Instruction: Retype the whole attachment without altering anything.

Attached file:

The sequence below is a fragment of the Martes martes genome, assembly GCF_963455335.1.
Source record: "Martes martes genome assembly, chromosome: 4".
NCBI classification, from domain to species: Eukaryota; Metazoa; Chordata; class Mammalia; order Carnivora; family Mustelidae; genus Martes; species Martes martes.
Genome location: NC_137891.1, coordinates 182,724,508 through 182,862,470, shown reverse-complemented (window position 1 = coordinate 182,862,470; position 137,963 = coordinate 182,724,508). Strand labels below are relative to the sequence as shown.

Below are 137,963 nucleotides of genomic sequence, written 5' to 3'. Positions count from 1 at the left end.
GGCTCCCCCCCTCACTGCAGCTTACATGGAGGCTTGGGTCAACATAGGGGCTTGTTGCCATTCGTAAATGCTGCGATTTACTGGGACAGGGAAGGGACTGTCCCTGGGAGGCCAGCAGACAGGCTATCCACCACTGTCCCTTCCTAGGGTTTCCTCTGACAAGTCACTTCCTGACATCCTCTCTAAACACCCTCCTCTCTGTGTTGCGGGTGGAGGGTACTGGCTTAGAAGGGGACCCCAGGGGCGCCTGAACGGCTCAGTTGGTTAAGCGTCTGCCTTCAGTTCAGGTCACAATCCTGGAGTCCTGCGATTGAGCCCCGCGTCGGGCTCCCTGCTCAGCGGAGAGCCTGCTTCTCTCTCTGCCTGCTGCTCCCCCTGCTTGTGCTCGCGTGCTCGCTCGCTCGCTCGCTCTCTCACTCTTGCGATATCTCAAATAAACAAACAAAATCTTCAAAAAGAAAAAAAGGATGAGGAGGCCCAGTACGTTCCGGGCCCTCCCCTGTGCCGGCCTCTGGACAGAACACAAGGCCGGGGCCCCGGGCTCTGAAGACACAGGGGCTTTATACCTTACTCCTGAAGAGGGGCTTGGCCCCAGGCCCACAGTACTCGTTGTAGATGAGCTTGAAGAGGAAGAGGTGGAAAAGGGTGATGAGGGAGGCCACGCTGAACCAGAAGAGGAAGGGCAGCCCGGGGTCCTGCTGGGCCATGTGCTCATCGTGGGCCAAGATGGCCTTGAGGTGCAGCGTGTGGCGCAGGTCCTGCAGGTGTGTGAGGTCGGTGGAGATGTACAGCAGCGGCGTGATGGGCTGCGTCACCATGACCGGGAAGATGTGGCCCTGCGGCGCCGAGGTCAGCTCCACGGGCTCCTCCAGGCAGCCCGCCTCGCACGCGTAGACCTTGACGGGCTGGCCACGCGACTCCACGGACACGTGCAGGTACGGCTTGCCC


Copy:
The sequence below is a fragment of the Martes martes genome, assembly GCF_963455335.1.
Source record: "Martes martes genome assembly, chromosome: 4".
NCBI classification, from domain to species: Eukaryota; Metazoa; Chordata; class Mammalia; order Carnivora; family Mustelidae; genus Martes; species Martes martes.
Genome location: NC_137891.1, coordinates 182,724,508 through 182,862,470, shown reverse-complemented (window position 1 = coordinate 182,862,470; position 137,963 = coordinate 182,724,508). Strand labels below are relative to the sequence as shown.

Below are 137,963 nucleotides of genomic sequence, written 5' to 3'. Positions count from 1 at the left end.
GGCTCCCCCCCTCACTGCAGCTTACATGGAGGCTTGGGTCAACATAGGGGCTTGTTGCCATTCGTAAATGCTGCGATTTACTGGGACAGGGAAGGGACTGTCCCTGGGAGGCCAGCAGACAGGCTATCCACCACTGTCCCTTCCTAGGGTTTCCTCTGACAAGTCACTTCCTGACATCCTCTCTAAACACCCTCCTCTCTGTGTTGCGGGTGGAGGGTACTGGCTTAGAAGGGGACCCCAGGGGCGCCTGAACGGCTCAGTTGGTTAAGCGTCTGCCTTCAGTTCAGGTCACAATCCTGGAGTCCTGCGATTGAGCCCCGCGTCGGGCTCCCTGCTCAGCGGAGAGCCTGCTTCTCTCTCTGCCTGCTGCTCCCCCTGCTTGTGCTCGCGTGCTCGCTCGCTCGCTCGCTCTCTCACTCTTGCGATATCTCAAATAAACAAACAAAATCTTCAAAAAGAAAAAAAGGATGAGGAGGCCCAGTACGTTCCGGGCCCTCCCCTGTGCCGGCCTCTGGACAGAACACAAGGCCGGGGCCCCGGGCTCTGAAGACACAGGGGCTTTATACCTTACTCCTGAAGAGGGGCTTGGCCCCAGGCCCACAGTACTCGTTGTAGATGAGCTTGAAGAGGAAGAGGTGGAAAAGGGTGATGAGGGAGGCCACGCTGAACCAGAAGAGGAAGGGCAGCCCGGGGTCCTGCTGGGCCATGTGCTCATCGTGGGCCAAGATGGCCTTGAGGTGCAGCGTGTGGCGCAGGTCCTGCAGGTGTGTGAGGTCGGTGGAGATGTACAGCAGCGGCGTGATGGGCTGCGTCACCATGACCGGGAAGATGTGGCCCTGCGGCGCCGAGGTCAGCTCCACGGGCTCCTCCAGGCAGCCCGCCTCGCACGCGTAGACCTTGACGGGCTGGCCACGCGACTCCACGGACACGTGCAGGTACGGCTTGCCC